So, how can Managers really know which of their existing team members will be able to flex and stretch to execute on the new goals? Can you just expect them to adapt and still remain successful?
Like the bees, you could base your decision on intuition and instinct. Your gut feeling may serve you well, but it may not! Wouldn’t it be best to be sure?
Managers always need to know what naturally drives and motivates each individual team member to set them up for success, but never more so than in times of adverse change. Behavioral Assessment can help to map out each employee’s natural workplace behaviour. With the help of these objective insights, you can determine which of your team members will relish frequent change, and who needs time to adapt.
This knowledge is particularly important when teams work remotely, or when a team’s strategy has suddenly changed. In order to build a Dream Team that is resourceful in the face of adversity, Managers need to have an understanding of where each team member sits in terms of their behavioural drives and the strategic goals.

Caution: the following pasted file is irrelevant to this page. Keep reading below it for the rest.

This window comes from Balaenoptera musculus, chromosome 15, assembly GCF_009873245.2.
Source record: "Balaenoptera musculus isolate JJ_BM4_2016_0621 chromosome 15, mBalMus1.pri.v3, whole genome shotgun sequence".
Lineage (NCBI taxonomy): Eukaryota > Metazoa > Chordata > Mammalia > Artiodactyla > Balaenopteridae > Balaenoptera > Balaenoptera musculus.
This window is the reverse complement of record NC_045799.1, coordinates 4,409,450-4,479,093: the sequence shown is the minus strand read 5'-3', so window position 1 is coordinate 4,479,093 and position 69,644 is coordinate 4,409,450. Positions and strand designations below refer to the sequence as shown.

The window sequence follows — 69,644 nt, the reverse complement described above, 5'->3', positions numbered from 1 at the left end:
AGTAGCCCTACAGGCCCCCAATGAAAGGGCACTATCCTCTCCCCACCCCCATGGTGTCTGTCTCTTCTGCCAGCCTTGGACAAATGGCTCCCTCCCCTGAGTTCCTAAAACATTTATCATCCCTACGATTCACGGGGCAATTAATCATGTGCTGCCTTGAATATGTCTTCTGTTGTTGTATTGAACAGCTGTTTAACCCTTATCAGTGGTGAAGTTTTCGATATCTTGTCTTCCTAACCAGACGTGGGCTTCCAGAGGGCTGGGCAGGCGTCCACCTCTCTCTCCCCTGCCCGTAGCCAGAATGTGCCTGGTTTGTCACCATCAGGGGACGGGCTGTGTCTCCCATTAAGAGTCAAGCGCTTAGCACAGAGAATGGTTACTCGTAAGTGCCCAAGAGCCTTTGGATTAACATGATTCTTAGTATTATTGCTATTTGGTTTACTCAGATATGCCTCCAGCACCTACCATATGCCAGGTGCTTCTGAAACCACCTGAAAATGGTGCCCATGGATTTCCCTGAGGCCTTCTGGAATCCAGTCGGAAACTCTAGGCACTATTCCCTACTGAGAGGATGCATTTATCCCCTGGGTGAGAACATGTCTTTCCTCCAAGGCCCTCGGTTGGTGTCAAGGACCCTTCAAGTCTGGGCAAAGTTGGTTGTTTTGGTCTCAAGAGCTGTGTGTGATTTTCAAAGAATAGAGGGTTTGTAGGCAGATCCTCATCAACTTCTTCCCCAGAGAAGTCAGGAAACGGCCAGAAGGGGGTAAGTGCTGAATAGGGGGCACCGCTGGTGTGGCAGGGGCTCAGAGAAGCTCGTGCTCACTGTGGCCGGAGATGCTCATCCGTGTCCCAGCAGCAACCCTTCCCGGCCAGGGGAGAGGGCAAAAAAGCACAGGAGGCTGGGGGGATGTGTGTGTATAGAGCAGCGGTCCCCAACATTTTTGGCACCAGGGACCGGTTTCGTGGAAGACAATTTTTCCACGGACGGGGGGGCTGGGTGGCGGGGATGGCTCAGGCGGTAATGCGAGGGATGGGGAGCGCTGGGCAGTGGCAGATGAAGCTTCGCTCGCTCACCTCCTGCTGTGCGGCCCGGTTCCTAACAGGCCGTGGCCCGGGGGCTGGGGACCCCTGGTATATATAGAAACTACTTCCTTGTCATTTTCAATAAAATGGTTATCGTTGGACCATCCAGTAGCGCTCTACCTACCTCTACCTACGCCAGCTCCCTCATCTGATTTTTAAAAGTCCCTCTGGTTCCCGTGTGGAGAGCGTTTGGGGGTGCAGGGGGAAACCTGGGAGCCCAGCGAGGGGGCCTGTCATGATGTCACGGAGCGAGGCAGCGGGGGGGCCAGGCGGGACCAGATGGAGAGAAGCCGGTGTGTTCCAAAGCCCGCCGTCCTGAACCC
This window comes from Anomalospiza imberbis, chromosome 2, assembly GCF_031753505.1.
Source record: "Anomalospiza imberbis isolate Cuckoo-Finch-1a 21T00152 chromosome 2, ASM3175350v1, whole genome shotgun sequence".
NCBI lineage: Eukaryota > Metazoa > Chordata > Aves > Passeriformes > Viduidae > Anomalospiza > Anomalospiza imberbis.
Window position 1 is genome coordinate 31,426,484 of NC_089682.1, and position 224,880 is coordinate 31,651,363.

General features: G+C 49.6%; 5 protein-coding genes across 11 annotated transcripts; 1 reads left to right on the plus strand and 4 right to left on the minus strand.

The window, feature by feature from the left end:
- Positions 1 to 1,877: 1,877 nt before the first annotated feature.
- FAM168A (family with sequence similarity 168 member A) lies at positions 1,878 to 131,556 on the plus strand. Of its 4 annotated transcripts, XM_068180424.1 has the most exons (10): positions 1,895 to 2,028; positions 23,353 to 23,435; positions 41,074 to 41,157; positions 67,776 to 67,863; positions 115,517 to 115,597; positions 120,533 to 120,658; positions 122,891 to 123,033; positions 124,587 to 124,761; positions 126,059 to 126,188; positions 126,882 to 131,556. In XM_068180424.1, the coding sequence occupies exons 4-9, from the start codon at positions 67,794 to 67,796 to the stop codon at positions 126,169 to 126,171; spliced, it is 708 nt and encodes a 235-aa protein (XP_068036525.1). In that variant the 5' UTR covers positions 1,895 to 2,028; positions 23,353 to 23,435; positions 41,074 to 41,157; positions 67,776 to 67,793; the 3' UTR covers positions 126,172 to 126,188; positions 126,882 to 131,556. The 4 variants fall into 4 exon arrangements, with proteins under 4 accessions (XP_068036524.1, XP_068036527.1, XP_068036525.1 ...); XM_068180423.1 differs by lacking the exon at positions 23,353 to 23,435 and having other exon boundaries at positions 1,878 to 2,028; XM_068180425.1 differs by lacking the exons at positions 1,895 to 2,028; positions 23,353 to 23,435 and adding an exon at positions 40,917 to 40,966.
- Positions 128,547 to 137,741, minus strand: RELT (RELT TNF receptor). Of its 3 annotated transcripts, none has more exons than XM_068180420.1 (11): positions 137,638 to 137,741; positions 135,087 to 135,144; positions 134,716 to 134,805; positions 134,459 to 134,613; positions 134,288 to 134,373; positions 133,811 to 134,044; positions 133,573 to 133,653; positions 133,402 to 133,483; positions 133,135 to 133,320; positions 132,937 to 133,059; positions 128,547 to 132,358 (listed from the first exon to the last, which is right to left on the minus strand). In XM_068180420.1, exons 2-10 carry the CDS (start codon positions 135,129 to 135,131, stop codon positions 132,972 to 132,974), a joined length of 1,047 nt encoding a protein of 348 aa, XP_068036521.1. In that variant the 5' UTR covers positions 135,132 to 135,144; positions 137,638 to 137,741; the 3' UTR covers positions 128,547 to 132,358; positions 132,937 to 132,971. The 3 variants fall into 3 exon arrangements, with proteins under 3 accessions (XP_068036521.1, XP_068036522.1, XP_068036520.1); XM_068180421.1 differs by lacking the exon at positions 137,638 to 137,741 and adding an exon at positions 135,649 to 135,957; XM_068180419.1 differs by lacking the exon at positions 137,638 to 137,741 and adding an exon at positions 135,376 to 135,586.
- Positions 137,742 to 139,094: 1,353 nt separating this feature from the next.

Imagine that the collective behavioural pattern of your team currently makes it a stabilizing team. The team is structured and cautious with risk. Then the strategic change asks the team to move away from the familiar framework.
They might be expected to focus on quickly acquiring new customers and to cope with an increased level of competition and intensity. The profound and rapid change will undoubtedly be a step too far for some team members and could send them into a blind panic, which in turn might affect their performance.
You now need to find a way to establish quickly which of your team members naturally prefer to work under pressure. Who can take risks without detrimental effects on either their performance or their wellbeing? On the other hand, which of your team members needs the continued safety of an operational framework? Who will need time to adapt and to reflect quietly?